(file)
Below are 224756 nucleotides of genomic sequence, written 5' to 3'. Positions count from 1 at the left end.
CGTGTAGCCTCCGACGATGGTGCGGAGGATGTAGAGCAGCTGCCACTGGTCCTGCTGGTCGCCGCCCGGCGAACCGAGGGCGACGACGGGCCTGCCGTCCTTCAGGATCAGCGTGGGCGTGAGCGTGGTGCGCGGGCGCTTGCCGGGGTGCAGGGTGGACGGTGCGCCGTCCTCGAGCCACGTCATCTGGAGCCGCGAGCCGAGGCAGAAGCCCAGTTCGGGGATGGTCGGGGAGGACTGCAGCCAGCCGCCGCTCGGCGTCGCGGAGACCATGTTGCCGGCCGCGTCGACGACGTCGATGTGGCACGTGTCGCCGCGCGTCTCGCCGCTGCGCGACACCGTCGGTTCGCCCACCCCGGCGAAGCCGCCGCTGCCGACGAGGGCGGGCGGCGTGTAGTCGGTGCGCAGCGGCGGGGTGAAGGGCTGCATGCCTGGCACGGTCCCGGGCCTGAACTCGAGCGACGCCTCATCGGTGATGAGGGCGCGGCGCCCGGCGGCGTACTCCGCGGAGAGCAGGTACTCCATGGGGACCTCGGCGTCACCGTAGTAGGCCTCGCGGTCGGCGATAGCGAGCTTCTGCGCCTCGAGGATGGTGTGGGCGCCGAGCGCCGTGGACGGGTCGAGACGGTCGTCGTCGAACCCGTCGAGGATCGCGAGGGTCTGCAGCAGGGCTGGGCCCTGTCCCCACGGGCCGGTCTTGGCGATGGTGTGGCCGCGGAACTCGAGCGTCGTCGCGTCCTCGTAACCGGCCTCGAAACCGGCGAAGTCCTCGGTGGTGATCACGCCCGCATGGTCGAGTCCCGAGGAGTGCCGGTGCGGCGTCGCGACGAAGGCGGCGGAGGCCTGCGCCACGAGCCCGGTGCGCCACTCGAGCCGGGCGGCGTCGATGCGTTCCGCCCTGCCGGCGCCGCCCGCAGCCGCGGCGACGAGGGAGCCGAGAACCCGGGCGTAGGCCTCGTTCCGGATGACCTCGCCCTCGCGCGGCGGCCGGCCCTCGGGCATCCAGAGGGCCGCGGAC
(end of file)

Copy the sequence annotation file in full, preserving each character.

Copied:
Below are 224756 nucleotides of genomic sequence, written 5' to 3'. Positions count from 1 at the left end.
CGTGTAGCCTCCGACGATGGTGCGGAGGATGTAGAGCAGCTGCCACTGGTCCTGCTGGTCGCCGCCCGGCGAACCGAGGGCGACGACGGGCCTGCCGTCCTTCAGGATCAGCGTGGGCGTGAGCGTGGTGCGCGGGCGCTTGCCGGGGTGCAGGGTGGACGGTGCGCCGTCCTCGAGCCACGTCATCTGGAGCCGCGAGCCGAGGCAGAAGCCCAGTTCGGGGATGGTCGGGGAGGACTGCAGCCAGCCGCCGCTCGGCGTCGCGGAGACCATGTTGCCGGCCGCGTCGACGACGTCGATGTGGCACGTGTCGCCGCGCGTCTCGCCGCTGCGCGACACCGTCGGTTCGCCCACCCCGGCGAAGCCGCCGCTGCCGACGAGGGCGGGCGGCGTGTAGTCGGTGCGCAGCGGCGGGGTGAAGGGCTGCATGCCTGGCACGGTCCCGGGCCTGAACTCGAGCGACGCCTCATCGGTGATGAGGGCGCGGCGCCCGGCGGCGTACTCCGCGGAGAGCAGGTACTCCATGGGGACCTCGGCGTCACCGTAGTAGGCCTCGCGGTCGGCGATAGCGAGCTTCTGCGCCTCGAGGATGGTGTGGGCGCCGAGCGCCGTGGACGGGTCGAGACGGTCGTCGTCGAACCCGTCGAGGATCGCGAGGGTCTGCAGCAGGGCTGGGCCCTGTCCCCACGGGCCGGTCTTGGCGATGGTGTGGCCGCGGAACTCGAGCGTCGTCGCGTCCTCGTAACCGGCCTCGAAACCGGCGAAGTCCTCGGTGGTGATCACGCCCGCATGGTCGAGTCCCGAGGAGTGCCGGTGCGGCGTCGCGACGAAGGCGGCGGAGGCCTGCGCCACGAGCCCGGTGCGCCACTCGAGCCGGGCGGCGTCGATGCGTTCCGCCCTGCCGGCGCCGCCCGCAGCCGCGGCGACGAGGGAGCCGAGAACCCGGGCGTAGGCCTCGTTCCGGATGACCTCGCCCTCGCGCGGCGGCCGGCCCTCGGGCATCCAGAGGGCCGCGGAC